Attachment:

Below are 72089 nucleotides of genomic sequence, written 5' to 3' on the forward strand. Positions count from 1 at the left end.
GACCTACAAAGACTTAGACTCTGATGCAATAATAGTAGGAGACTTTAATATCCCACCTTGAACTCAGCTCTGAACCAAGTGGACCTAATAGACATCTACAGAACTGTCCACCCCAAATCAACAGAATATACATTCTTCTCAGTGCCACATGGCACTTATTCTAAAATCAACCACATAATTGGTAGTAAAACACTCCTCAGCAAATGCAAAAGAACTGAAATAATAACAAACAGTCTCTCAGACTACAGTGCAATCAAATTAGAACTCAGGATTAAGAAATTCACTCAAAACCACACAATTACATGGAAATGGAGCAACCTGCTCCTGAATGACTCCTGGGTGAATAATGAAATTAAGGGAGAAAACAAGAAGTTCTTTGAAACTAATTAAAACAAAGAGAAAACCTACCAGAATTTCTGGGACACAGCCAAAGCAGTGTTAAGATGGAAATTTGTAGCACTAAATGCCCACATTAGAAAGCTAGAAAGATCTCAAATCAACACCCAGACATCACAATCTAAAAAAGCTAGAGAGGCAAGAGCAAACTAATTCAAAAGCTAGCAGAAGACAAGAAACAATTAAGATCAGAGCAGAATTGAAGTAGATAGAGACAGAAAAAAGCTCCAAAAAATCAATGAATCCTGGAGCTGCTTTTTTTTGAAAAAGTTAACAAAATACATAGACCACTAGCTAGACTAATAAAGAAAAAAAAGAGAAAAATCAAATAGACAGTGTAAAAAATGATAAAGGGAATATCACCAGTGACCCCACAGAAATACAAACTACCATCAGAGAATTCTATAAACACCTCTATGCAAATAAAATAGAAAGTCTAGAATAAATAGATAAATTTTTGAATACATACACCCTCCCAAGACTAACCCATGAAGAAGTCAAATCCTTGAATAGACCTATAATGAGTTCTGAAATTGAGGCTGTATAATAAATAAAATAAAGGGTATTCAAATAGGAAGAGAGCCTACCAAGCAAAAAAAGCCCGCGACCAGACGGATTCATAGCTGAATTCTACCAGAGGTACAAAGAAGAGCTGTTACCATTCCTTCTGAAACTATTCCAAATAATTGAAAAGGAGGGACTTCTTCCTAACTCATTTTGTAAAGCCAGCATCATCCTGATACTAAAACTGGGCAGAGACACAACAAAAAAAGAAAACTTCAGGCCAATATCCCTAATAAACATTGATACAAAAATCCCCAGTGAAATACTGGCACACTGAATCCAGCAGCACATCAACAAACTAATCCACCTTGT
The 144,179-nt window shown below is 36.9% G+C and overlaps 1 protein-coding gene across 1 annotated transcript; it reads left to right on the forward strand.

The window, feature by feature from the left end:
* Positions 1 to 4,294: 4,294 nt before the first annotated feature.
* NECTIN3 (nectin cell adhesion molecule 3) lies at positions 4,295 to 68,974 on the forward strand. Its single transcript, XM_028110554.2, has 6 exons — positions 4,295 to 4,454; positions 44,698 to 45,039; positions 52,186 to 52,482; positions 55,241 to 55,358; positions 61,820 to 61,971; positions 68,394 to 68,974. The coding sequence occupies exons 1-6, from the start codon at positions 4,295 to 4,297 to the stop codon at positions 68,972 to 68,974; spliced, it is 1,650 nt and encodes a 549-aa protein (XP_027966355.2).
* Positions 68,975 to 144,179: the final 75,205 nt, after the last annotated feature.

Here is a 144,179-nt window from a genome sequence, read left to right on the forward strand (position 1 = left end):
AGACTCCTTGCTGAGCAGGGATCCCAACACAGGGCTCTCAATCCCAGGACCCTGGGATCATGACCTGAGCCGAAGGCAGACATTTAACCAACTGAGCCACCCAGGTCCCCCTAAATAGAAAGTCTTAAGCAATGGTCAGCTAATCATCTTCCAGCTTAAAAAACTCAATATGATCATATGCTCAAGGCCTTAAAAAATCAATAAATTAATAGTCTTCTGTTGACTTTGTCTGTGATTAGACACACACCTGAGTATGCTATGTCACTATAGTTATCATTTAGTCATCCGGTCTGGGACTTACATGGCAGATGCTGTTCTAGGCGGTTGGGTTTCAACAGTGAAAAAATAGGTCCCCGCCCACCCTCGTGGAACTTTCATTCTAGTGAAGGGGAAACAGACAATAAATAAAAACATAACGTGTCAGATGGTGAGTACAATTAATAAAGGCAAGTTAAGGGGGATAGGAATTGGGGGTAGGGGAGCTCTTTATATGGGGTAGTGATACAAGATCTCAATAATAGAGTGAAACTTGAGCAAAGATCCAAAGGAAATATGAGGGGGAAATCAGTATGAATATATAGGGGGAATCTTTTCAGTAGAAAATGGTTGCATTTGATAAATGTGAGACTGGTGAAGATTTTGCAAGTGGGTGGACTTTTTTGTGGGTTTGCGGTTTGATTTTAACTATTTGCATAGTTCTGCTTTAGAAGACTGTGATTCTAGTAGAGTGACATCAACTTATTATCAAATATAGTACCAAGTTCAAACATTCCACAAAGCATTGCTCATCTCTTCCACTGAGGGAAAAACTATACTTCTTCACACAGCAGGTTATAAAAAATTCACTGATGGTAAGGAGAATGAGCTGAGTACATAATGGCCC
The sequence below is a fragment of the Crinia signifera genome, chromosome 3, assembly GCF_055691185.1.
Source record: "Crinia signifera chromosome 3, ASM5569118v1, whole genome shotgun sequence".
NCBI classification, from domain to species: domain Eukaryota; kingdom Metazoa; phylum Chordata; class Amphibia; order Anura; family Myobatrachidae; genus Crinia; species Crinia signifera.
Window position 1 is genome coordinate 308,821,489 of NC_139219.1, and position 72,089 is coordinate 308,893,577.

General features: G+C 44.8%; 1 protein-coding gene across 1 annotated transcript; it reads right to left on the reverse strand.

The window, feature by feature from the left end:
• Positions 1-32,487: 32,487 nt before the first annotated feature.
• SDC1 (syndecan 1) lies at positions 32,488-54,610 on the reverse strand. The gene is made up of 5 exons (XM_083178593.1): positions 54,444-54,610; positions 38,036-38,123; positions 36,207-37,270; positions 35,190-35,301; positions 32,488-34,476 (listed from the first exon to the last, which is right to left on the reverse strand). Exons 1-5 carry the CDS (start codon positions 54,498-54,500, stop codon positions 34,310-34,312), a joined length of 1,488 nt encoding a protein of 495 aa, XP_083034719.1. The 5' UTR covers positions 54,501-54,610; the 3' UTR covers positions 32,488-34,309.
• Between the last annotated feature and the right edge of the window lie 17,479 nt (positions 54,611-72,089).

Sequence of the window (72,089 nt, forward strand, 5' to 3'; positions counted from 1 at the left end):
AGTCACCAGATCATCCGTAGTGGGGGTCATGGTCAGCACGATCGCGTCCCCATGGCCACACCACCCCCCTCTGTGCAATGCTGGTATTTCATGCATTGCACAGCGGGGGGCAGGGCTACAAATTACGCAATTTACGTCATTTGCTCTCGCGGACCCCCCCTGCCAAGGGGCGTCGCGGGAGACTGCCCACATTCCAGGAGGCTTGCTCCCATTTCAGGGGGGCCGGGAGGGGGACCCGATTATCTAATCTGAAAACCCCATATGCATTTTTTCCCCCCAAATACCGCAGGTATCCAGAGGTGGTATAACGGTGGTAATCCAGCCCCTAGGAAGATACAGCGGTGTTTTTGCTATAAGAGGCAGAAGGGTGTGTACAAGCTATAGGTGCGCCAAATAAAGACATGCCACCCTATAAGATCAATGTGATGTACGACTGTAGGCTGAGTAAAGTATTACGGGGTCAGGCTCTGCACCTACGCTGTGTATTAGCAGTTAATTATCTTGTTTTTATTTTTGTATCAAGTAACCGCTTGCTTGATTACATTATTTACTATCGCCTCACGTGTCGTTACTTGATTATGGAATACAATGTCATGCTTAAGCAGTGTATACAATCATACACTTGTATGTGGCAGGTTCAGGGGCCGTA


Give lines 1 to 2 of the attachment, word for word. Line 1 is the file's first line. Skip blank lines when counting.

Below are 72089 nucleotides of genomic sequence, written 5' to 3' on the forward strand. Positions count from 1 at the left end.
GACCTACAAAGACTTAGACTCTGATGCAATAATAGTAGGAGACTTTAATATCCCACCTTGAACTCAGCTCTGAACCAAGTGGACCTAATAGACATCTACAGAACTGTCCACCCCAAATCAACAGAATATACATTCTTCTCAGTGCCACATGGCACTTATTCTAAAATCAACCACATAATTGGTAGTAAAACACTCCTCAGCAAATGCAAAAGAACTGAAATAATAACAAACAGTCTCTCAGACTACAGTGCAATCAAATTAGAACTCAGGATTAAGAAATTCACTCAAAACCACACAATTACATGGAAATGGAGCAACCTGCTCCTGAATGACTCCTGGGTGAATAATGAAATTAAGGGAGAAAACAAGAAGTTCTTTGAAACTAATTAAAACAAAGAGAAAACCTACCAGAATTTCTGGGACACAGCCAAAGCAGTGTTAAGATGGAAATTTGTAGCACTAAATGCCCACATTAGAAAGCTAGAAAGATCTCAAATCAACACCCAGACATCACAATCTAAAAAAGCTAGAGAGGCAAGAGCAAACTAATTCAAAAGCTAGCAGAAGACAAGAAACAATTAAGATCAGAGCAGAATTGAAGTAGATAGAGACAGAAAAAAGCTCCAAAAAATCAATGAATCCTGGAGCTGCTTTTTTTTGAAAAAGTTAACAAAATACATAGACCACTAGCTAGACTAATAAAGAAAAAAAAGAGAAAAATCAAATAGACAGTGTAAAAAATGATAAAGGGAATATCACCAGTGACCCCACAGAAATACAAACTACCATCAGAGAATTCTATAAACACCTCTATGCAAATAAAATAGAAAGTCTAGAATAAATAGATAAATTTTTGAATACATACACCCTCCCAAGACTAACCCATGAAGAAGTCAAATCCTTGAATAGACCTATAATGAGTTCTGAAATTGAGGCTGTATAATAAATAAAATAAAGGGTATTCAAATAGGAAGAGAGCCTACCAAGCAAAAAAAGCCCGCGACCAGACGGATTCATAGCTGAATTCTACCAGAGGTACAAAGAAGAGCTGTTACCATTCCTTCTGAAACTATTCCAAATAATTGAAAAGGAGGGACTTCTTCCTAACTCATTTTGTAAAGCCAGCATCATCCTGATACTAAAACTGGGCAGAGACACAACAAAAAAAGAAAACTTCAGGCCAATATCCCTAATAAACATTGATACAAAAATCCCCAGTGAAATACTGGCACACTGAATCCAGCAGCACATCAACAAACTAATCCACCTTGT